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Gov. Andrew Cuomo announced Friday that he will sign an executive order mandating 100 percent of New York's workforce must stay home, excluding essential services, as the number of coronavirus cases in the state has spiked.
In a tweet Friday, he said the order would exclude pharmacies, grocery stores, and others.
The announcement came after new figures showed New York state now accounts for 40 percent of coronavirus cases in the U.S, with New York City itself responsible for approximately 30 percent.
“This is the most drastic action that we can take,” Cuomo said later at a news conference at the state capital building in Albany.
He said the restrictions, which he called New York State on Pause, will take effect Sunday.
The restrictions will cause disruption, cause businesses to close, cause employee to stay home, “cause much unhappiness,” Cuomo said, but he added they were necessary to protect New Yorkers.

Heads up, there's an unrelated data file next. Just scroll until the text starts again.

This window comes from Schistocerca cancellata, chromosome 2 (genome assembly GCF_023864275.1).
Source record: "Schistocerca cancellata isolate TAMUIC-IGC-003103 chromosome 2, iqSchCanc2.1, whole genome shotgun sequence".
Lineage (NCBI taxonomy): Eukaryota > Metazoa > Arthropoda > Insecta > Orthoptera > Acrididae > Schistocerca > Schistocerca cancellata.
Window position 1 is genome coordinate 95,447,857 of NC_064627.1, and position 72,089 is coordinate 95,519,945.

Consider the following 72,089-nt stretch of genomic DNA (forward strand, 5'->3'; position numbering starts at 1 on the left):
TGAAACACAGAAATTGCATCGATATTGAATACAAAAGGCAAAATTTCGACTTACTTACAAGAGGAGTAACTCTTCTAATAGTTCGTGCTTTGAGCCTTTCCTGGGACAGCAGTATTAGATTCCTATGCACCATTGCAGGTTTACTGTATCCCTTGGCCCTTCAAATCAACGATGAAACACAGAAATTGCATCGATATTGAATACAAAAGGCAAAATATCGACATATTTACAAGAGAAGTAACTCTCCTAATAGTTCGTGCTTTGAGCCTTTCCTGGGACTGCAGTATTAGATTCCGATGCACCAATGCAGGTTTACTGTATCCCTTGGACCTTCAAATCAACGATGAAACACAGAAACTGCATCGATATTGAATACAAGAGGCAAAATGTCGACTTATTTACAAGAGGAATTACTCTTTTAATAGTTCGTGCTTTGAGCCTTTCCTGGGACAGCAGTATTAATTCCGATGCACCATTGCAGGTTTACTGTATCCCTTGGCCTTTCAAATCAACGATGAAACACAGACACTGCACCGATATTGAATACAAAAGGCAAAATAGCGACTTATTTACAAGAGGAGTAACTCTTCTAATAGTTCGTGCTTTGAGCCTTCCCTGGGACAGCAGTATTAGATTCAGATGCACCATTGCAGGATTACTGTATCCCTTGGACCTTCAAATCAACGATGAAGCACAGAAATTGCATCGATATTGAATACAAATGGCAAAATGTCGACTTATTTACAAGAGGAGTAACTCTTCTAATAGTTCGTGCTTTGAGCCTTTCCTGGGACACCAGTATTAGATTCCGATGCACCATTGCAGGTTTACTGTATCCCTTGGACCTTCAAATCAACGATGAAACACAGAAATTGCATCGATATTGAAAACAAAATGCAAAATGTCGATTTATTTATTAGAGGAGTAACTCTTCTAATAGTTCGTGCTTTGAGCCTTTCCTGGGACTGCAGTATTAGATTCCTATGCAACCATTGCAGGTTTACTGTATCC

"I believe these policies will save lives," Cuomo said.
On Friday morning, Mayor Bill de Blasio said New York City’s number of cases had climbed to about 4,000, and 26 people had died from the virus.
“We now constitute 30 percent of the coronavirus cases in the United States of America, 70 percent of the cases in the state of New York,” de Blasio told MSNBC. “We have to take really intense, radical action right away.”
Cuomo has been under pressure from de Blasio and others to issue a shelter in place order for New Yorkers to combat the spread of the virus.
But Cuomo denied that his order was a shelter in place.
The restrictions include a ban on non-essential gatherings, including “parties, celebrations or social events.”
They also ban all non-solitary outside activity, like outdoor basketball games and other team sports.
“We have to do it, we have to be serious,” Cuomo said. “Everyone has personal freedom and everyone has personal liberty and I’ll always protect that.”
The governor said the restrictions will be enforced legally.
“These are not helpful hints,” he said.
Cuomo also said he was announcing Matilda's Law to protect New Yorkers age 70 and over and those with compromised immune systems.
They will be required to remain indoors and, if they have visitors, those individuals will have to be re-screened by taking their temperature. Visitors should wear masks and adhere to social distancing.
Matilda's Law is named after Cuomo's 88-year-old mother.